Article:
Cells can release IL-1β while remaining viable during a state known as hyperactivation [26,32,72]. GSDMD is required for IL-1β secretion during hyperactivation, but the mechanism by which GSDMD mediates this IL-1β release without inducing lysis is not understood [26,72]. Staphylococcus aureus lacking OatA induces hyperactivation [26,72]. Despite inducing robust IL-1β release under conditions of minimal LDH release, ΔoatA S. aureus-infected B6 BMDM exhibited minimal levels of caspase-1 and GSDMD processing (Fig 6F–6H). CARD19 expression did not correlate with differences in hyperactivation exhibited between untreated, ΔoatA and S. Tm-infected BMDMs (Fig 6F). Since Card19lxcn BMDMs process caspase-1 and GSDMD normally while releasing IL-1 cytokines in the absence of overt lysis, these data indicate that lack of death in Card19lxcn cells is not evidence of a hyperactivation phenotype, but suggests Card19lxcn BMDMs are likely resistant to cell lysis due to a defect at a terminal stage of pyroptosis. Curiously, ΔoatA-infected cells exhibited significantly lower levels of GSDMD processing, indicating that threshold levels of GSDMD processing or membrane insertion may underlie the distinction between hyperactivation and cell lysis (Fig 6F).

Card19lxcn BMDMs are hypomorphic for NINJ1 gene and protein expression

Numerous mitochondrial proteins have been implicated in recent years as essential regulators of caspase activity, GSDMD and terminal events in during lysis [35,37,73]. While these studies were in progress, Sterile alpha and armadillo motif-containing protein (SARM1) was reported to regulate terminal cell lysis following stimulation of the NLRP3 inflammasome [40], and like CARD19, also localizes to the mitochondrial outer membrane [33]. We therefore considered the possibility that SARM1 might contribute to cell lysis via interaction with CARD19. Unexpectedly however, BMDMs isolated from multiple independent lines of Sarm1-/- mice (described further in Materials and Methods), including Sarm1-/- mice reported by Carty et al. [40] and originally described by Kim et al [74], exhibited no defect in their ability to undergo cell lysis in response to canonical NLRP3 inflammasome stimuli (S3A Fig), nor did they exhibit elevated levels of inflammasome-dependent IL-1β release (S3B Fig). Sarm1-/- BMDMs also showed wild-type levels of Caspase-1, GSDMD, and IL-1β processing (S3C and S3D Fig). Moreover, TNF release was unaffected in cells lacking SARM1 compared to WT controls, indicating that the NLRP3 inflammasome priming step (NF-κB pathway) is not dysregulated by the absence of SARM1 (S3E Fig). Furthermore, in contrast to Card19lxcn BMDMs, the Sarm1-/- macrophage lines had wild-type levels of cell death and cytokine release in response to non-canonical inflammasome activation (S3F and S3G Fig). Notably, some Sarm1-/- lines were reported to contain a passenger mutation in the closely-linked gene Xaf1, indicating that some previous cell death-related phenotypes attributed to SARM1 may be due to alteration of Xaf1 [75]. Altogether, these findings indicate that the phenotype of Card19lxcn BMDMs is not related to potential interactions with SARM1.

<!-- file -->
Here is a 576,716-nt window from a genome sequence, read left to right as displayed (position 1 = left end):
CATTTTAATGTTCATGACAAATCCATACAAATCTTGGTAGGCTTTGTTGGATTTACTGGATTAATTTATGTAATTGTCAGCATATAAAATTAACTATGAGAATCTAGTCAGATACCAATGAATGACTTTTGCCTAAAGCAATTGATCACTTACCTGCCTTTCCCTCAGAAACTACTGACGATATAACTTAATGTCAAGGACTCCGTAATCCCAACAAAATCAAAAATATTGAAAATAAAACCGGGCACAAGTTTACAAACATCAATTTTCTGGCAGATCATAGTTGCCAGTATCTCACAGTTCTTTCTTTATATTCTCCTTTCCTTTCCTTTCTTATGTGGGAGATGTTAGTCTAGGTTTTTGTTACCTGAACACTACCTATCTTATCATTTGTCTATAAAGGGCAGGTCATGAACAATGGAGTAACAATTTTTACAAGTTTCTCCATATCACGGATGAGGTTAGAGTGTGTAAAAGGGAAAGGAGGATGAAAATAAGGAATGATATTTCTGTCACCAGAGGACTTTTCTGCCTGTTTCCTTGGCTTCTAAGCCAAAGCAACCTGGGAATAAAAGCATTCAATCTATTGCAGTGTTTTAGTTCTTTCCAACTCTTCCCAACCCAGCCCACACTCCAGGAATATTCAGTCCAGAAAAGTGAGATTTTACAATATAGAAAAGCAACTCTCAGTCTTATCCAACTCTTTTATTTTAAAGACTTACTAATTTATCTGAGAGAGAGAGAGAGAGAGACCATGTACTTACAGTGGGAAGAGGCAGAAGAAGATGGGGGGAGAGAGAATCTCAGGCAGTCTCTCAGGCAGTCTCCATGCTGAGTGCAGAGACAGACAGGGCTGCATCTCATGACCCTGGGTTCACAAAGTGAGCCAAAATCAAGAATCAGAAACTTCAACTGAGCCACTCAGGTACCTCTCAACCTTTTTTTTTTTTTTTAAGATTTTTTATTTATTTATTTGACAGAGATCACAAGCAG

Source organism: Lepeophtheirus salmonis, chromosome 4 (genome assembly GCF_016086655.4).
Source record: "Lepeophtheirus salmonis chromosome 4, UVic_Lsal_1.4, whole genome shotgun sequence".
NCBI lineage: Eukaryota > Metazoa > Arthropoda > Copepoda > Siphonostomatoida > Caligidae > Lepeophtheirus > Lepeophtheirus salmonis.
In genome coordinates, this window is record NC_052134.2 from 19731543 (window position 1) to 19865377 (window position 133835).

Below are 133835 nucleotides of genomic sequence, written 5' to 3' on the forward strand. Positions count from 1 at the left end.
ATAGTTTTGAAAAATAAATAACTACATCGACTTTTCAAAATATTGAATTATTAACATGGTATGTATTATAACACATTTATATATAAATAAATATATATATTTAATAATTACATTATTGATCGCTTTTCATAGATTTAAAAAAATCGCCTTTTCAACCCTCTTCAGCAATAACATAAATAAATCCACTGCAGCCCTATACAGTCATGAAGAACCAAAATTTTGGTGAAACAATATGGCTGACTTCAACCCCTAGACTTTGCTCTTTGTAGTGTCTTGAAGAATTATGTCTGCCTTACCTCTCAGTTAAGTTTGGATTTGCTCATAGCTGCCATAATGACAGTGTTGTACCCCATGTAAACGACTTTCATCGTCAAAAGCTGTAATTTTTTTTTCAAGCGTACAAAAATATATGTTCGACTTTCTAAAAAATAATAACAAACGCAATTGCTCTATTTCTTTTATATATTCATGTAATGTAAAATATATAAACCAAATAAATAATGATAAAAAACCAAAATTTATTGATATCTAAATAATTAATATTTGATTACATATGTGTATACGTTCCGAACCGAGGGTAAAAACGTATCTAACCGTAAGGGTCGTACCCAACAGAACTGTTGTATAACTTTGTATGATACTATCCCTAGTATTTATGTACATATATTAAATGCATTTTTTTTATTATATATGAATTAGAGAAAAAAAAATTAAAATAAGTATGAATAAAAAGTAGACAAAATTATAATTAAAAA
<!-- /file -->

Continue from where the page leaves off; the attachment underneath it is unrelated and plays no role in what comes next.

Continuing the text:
Next, to test the sufficiency of CARD19 to induce cell death, we generated immortalized Card19+/+ and Card19lxcn bone marrow hematopoietic progenitors using the ER-HOXB8 system [76], and transduced the progenitors with CARD19-expressing lentiviral constructs. Unexpectedly, Card19lxcn iBMDMs transduced with CARD19 displayed comparable death to vector control-transduced iBMDMs, raising questions as to whether CARD19-deficiency was directly responsible for the observed defect in caspase-dependent death in Card19lxcn BMDMs (Fig 7A).

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Fig 7. Card19lxcn BMDMs are hypomorphic for Ninj1 and reconstitution with Ninj1 restores cell death.